Mack Prioleau Skiis on Mauna Kea | Mack Prioleau | The Outdoors
Mack Prioleau on Skiing on Mauna Kea
The state of Hawai’i has always been one at the top of my list of places to visit. From my research i have learned that it is more known for its beaches and tropical rain forests, the state is home to very high peaks, including the volcano Mauna Kea on the island of Hawai’i.
Mauna Kea measures almost 13,800 feet. But because its base lies 19,000 feet underwater, it’s actually the highest mountain in the world when measured from bottom to top. The variations in elevation make for interesting climate and weather differences. The name “Mauna Kea” means “white mountain” in Hawai’ian, and the snow covers the volcano’s peak during winter. Between November to April, temperatures can reach as low as 24.9ºF. But because of the altitude, the wind chill can make it seem a lot colder.
At first glance, Mauna Kea could be one of the best skiing spots on the planet, with over 100 square miles of terrain covered with fine white snow, which locals call “pineapple powder”. While Mauna Kea’s summit is dotted by the numerous astronomical observatories that take advantage of the clear weather, there are no lodging facilities or ski lifts on the summit itself. Despite this, a few friends of mine have gone up to the summit on a rented SUV, planning to go skiing down the summit. In lieu of ski lifts, one of us acted as the designated driver for each trip up and down the slope, picking up skiers at the bottom of the snow line.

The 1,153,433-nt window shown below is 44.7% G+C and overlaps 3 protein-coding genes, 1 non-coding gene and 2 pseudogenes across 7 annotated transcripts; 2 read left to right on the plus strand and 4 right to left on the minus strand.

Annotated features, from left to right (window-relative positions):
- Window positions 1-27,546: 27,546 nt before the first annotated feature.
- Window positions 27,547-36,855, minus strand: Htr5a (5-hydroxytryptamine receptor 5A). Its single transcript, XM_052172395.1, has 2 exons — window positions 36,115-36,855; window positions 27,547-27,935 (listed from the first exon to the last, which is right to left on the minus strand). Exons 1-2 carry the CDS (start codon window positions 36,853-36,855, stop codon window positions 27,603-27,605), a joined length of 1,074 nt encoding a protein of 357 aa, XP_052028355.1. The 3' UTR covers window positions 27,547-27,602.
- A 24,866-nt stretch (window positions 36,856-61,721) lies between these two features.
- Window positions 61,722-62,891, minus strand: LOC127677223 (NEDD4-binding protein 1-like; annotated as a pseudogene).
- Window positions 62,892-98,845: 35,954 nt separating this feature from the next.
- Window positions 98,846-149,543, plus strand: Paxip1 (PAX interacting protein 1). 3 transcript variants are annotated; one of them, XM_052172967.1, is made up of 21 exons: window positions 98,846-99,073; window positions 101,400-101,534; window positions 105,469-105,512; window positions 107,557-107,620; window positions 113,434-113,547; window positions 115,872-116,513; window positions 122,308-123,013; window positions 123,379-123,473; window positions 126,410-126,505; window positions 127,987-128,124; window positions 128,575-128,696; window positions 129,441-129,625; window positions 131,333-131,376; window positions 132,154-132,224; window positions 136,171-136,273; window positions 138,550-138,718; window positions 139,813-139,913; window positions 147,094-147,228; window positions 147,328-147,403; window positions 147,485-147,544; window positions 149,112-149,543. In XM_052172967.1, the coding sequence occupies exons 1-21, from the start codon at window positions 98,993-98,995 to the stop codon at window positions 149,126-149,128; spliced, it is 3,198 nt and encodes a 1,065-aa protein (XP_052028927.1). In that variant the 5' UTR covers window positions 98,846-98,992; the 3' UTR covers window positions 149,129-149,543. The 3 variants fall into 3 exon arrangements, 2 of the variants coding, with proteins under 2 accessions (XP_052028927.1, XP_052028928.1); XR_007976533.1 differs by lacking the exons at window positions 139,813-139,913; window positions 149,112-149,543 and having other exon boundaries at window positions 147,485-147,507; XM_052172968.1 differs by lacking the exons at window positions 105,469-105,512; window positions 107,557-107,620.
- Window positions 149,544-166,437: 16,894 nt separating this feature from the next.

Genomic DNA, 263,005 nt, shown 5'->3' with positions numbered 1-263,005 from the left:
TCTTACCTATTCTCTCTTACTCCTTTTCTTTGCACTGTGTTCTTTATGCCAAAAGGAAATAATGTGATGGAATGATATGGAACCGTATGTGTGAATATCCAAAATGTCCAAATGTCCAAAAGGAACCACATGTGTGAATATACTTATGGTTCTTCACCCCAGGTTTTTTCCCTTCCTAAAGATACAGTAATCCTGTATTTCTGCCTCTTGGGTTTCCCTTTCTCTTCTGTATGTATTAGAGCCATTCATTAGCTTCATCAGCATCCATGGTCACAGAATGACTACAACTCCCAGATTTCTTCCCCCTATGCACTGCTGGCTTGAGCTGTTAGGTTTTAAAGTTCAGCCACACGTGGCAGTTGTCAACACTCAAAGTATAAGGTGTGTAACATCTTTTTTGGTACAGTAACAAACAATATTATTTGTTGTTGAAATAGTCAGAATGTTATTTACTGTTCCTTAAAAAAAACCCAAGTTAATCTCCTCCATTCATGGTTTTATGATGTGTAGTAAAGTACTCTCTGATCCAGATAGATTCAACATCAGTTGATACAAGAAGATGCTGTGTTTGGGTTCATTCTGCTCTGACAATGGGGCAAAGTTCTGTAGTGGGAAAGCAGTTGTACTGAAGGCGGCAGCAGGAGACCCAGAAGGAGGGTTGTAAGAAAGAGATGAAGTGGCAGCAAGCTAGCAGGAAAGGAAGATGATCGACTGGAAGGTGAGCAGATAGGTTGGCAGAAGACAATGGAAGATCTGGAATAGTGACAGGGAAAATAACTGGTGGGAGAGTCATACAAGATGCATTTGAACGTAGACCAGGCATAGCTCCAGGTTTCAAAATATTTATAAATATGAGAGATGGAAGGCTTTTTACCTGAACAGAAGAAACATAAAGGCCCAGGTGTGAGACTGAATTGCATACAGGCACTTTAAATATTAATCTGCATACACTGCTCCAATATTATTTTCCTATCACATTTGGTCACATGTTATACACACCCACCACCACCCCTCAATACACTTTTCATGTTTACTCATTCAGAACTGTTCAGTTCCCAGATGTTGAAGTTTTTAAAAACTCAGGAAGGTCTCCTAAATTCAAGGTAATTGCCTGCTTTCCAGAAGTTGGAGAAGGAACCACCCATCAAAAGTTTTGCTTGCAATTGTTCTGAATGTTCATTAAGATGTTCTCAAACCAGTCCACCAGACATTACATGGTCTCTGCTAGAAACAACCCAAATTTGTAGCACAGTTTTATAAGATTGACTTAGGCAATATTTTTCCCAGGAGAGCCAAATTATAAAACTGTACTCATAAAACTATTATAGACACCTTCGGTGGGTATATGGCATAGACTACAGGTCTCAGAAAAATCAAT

They told me that the scenery more than made up for the effort we exerted just going up to the summit. But Mauna Kea is not for beginners – it takes a certain degree of courage to even go up the highest peak in the world. Something I plan to do in the near future
Interestingly, while there are zero ski facilities on Mauna Kea, there is a ski shop on the Big Island that rents skis and snowboards. They’re not always open, but when they are, you’re sure that there is just enough snow on the summit for you to play on.